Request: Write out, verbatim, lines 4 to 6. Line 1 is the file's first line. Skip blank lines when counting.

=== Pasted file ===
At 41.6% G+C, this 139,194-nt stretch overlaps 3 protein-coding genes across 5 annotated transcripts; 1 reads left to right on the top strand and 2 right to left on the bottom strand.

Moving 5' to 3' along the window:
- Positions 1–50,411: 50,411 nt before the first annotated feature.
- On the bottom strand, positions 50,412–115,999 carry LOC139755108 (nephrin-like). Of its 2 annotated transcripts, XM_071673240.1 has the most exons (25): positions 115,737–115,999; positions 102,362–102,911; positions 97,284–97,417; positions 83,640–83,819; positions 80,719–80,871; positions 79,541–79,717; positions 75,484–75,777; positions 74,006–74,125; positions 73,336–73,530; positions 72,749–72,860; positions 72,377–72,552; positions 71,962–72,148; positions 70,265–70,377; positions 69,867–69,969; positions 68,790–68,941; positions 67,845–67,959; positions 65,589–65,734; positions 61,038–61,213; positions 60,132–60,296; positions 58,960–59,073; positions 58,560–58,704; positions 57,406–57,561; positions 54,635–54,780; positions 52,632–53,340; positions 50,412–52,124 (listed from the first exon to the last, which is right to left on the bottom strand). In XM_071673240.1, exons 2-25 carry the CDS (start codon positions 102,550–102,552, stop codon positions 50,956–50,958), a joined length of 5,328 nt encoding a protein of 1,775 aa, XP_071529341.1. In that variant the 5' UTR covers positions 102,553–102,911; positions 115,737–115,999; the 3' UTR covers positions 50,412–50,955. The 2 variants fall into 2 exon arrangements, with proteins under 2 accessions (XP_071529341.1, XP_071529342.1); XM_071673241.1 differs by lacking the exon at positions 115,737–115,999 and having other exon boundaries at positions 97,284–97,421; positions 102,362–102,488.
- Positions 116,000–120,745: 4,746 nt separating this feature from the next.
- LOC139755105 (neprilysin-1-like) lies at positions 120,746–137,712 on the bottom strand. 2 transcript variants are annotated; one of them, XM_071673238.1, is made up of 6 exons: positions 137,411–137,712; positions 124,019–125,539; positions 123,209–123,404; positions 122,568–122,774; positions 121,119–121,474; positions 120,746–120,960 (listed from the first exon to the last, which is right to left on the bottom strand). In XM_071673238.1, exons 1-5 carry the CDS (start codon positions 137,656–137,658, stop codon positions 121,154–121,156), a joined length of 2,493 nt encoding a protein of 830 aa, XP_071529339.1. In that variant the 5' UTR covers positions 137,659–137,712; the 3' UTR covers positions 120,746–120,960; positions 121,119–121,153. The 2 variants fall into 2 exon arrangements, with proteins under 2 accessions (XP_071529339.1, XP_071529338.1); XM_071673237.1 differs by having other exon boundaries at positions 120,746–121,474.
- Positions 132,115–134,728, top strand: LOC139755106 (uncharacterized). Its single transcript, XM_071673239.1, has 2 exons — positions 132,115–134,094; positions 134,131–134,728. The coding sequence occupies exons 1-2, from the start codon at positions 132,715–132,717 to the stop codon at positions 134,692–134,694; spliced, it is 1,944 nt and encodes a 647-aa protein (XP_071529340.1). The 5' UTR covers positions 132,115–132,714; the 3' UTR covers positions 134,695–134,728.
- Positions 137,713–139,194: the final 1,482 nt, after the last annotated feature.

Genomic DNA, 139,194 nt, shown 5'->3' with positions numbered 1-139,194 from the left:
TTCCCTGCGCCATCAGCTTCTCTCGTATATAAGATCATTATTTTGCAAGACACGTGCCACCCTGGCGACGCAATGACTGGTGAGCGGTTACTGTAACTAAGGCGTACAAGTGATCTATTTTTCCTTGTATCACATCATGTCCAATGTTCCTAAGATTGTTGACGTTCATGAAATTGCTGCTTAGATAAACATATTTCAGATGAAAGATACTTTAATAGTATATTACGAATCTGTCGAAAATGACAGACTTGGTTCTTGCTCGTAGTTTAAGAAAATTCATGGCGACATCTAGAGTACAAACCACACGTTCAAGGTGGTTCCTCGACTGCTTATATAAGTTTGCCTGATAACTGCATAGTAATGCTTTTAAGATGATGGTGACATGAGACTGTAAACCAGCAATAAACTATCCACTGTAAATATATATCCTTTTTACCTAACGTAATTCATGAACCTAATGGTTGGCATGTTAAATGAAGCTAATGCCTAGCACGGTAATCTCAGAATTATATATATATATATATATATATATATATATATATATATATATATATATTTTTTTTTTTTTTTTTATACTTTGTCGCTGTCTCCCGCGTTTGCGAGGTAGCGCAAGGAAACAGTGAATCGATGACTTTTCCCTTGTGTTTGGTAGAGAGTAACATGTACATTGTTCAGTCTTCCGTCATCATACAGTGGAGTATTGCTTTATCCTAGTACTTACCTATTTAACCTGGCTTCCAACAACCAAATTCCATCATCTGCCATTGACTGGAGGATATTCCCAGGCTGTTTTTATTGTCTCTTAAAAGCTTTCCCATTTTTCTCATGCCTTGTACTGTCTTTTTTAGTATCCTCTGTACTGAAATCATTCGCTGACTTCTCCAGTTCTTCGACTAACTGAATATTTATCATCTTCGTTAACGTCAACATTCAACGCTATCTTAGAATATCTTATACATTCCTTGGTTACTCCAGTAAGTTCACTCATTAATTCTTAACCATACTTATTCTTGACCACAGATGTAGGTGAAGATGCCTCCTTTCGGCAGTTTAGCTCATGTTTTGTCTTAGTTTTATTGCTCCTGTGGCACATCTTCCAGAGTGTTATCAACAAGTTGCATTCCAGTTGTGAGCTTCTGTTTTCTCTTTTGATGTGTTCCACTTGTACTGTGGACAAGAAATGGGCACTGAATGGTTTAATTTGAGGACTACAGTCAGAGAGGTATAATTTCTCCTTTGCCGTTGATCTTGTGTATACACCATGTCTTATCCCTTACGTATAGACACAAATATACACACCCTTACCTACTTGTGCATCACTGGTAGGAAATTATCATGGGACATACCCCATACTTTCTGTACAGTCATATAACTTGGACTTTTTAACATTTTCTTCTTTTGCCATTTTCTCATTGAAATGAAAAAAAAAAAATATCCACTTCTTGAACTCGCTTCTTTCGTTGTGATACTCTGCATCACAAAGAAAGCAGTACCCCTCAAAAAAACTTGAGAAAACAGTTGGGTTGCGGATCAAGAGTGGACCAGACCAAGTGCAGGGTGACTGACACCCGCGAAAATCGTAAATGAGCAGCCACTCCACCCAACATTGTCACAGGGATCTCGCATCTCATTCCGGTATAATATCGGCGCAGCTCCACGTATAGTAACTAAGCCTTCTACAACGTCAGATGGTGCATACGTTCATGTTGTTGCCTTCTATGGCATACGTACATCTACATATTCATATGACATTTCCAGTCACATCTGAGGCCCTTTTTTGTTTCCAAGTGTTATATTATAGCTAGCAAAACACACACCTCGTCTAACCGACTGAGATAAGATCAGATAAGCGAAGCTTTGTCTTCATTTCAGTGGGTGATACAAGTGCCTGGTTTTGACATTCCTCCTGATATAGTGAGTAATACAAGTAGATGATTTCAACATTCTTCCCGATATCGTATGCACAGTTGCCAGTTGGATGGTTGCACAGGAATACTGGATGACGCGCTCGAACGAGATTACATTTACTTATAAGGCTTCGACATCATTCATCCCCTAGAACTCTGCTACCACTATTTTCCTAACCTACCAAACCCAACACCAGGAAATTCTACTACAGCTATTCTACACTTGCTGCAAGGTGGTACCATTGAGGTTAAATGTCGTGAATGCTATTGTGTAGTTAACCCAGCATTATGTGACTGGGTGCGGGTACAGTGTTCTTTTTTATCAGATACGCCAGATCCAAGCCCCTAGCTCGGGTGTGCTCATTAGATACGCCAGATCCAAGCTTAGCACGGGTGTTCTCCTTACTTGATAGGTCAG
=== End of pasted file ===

- On the bottom strand, positions 50,412–115,999 carry LOC139755108 (nephrin-like). Of its 2 annotated transcripts, XM_071673240.1 has the most exons (25): positions 115,737–115,999; positions 102,362–102,911; positions 97,284–97,417; positions 83,640–83,819; positions 80,719–80,871; positions 79,541–79,717; positions 75,484–75,777; positions 74,006–74,125; positions 73,336–73,530; positions 72,749–72,860; positions 72,377–72,552; positions 71,962–72,148; positions 70,265–70,377; positions 69,867–69,969; positions 68,790–68,941; positions 67,845–67,959; positions 65,589–65,734; positions 61,038–61,213; positions 60,132–60,296; positions 58,960–59,073; positions 58,560–58,704; positions 57,406–57,561; positions 54,635–54,780; positions 52,632–53,340; positions 50,412–52,124 (listed from the first exon to the last, which is right to left on the bottom strand). In XM_071673240.1, exons 2-25 carry the CDS (start codon positions 102,550–102,552, stop codon positions 50,956–50,958), a joined length of 5,328 nt encoding a protein of 1,775 aa, XP_071529341.1. In that variant the 5' UTR covers positions 102,553–102,911; positions 115,737–115,999; the 3' UTR covers positions 50,412–50,955. The 2 variants fall into 2 exon arrangements, with proteins under 2 accessions (XP_071529341.1, XP_071529342.1); XM_071673241.1 differs by lacking the exon at positions 115,737–115,999 and having other exon boundaries at positions 97,284–97,421; positions 102,362–102,488.
- Positions 116,000–120,745: 4,746 nt separating this feature from the next.
- LOC139755105 (neprilysin-1-like) lies at positions 120,746–137,712 on the bottom strand. 2 transcript variants are annotated; one of them, XM_071673238.1, is made up of 6 exons: positions 137,411–137,712; positions 124,019–125,539; positions 123,209–123,404; positions 122,568–122,774; positions 121,119–121,474; positions 120,746–120,960 (listed from the first exon to the last, which is right to left on the bottom strand). In XM_071673238.1, exons 1-5 carry the CDS (start codon positions 137,656–137,658, stop codon positions 121,154–121,156), a joined length of 2,493 nt encoding a protein of 830 aa, XP_071529339.1. In that variant the 5' UTR covers positions 137,659–137,712; the 3' UTR covers positions 120,746–120,960; positions 121,119–121,153. The 2 variants fall into 2 exon arrangements, with proteins under 2 accessions (XP_071529339.1, XP_071529338.1); XM_071673237.1 differs by having other exon boundaries at positions 120,746–121,474.